A push to install speed cameras in New York City has gone to the watery grave that is the Albany legislature. There was hope that the initiative would be included in the budget lawmakers are expected to approve this week, but hope, in the state capitol, is the thing with feathers covered in sticky tar. Mayor Bloomberg and the DOT pushed hard to get the speed cameras approved, pointing to 274 traffic deaths in the city in 2012—the highest in four years. But several key state senators were able to slam the brakes.
At a press conference yesterday, Bloomberg unloaded on three State Senators: Dean Skelos, the Republican majority leader; Simcha Felder, a Republicrat; and Martin Golden, a Brooklyn Republican. The Times reports that Bloomberg instructed New Yorkers to call those three politicians the next time a speeding driver kills a child and "ask why they allowed that child to be killed? Maybe you want to give those phone numbers to the parents of the child when a child is killed. It would be useful so that the parents can know exactly who’s to blame."
Speed camera opponents argue that the technology is "unreliable" and not proven to reduce speeding. And the NYPD union is opposed because it says "speed cameras are no substitute for live policing." But speed camera advocates argue that the NYPD doesn't do enough to police speeding in NYC, and the DOT points out that speed cameras have been installed in over 100 cities including Washington, D.C., where speeding at camera locations had dropped dramatically since the cameras were installed in 2001. NYC is currently authorized to use just 150 red-light cameras citywide.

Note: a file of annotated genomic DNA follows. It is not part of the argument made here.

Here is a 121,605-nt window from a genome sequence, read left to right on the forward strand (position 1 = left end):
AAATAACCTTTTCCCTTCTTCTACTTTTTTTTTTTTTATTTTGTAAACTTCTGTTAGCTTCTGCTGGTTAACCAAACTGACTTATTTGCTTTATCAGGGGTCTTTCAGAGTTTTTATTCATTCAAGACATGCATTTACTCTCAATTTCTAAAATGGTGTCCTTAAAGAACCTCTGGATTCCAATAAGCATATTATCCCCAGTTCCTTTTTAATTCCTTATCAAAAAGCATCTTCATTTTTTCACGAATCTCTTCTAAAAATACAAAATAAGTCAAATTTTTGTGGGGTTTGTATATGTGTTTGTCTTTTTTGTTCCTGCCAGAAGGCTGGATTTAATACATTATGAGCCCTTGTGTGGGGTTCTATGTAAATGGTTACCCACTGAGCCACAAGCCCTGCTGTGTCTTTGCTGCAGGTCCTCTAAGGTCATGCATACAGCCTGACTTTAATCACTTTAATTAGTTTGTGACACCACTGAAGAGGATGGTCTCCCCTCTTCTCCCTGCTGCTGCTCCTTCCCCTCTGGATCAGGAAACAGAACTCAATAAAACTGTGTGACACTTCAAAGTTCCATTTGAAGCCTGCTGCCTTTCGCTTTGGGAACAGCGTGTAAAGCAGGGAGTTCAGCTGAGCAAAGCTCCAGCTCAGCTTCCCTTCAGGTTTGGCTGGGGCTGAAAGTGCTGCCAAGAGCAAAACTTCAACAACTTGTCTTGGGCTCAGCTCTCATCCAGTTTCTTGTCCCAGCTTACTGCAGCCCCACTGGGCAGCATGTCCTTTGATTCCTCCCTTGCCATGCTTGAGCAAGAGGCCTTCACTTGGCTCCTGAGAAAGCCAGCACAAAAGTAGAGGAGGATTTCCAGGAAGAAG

Senator Felder was offended by Bloomberg's heated rhetoric, telling the Times the mayor's comments were "inflammatory, reckless and out of touch, as usual.” Felder also locked horns with the mayor yesterday for one new measure that will make it into the state budget, thanks to Felder and Golden: a provision that will provide extra busing to Yeshiva students at taxpayer expense.
The change will require buses transporting late afternoon students at private schools to stop very close to their homes, instead of a quarter-mile away, as was previously required. The vast majority of these students attend Yeshivas, and the Daily News reports the new rule will require twice as many stops as before. Critics say the change is a sop to ultra-Orthodox Jewish constituents, who typically vote as a bloc—Bloomberg described it as "pandering to a particular political constituency."
"Make no mistake about it," Bloombeg told reporters yesterday. "If we have to provide extra busing, that money's got to come from someplace, and so we'll have to take busing away from some of the people that currently have it." Of course, Bloomberg knows a thing or two about "pandering to a particular political constituency." The Orthodox community in South Williamsburg was instrumental in his third term election win, and in exchange the DOT sandblasted a controversial section of bike lane on Bedford Avenue.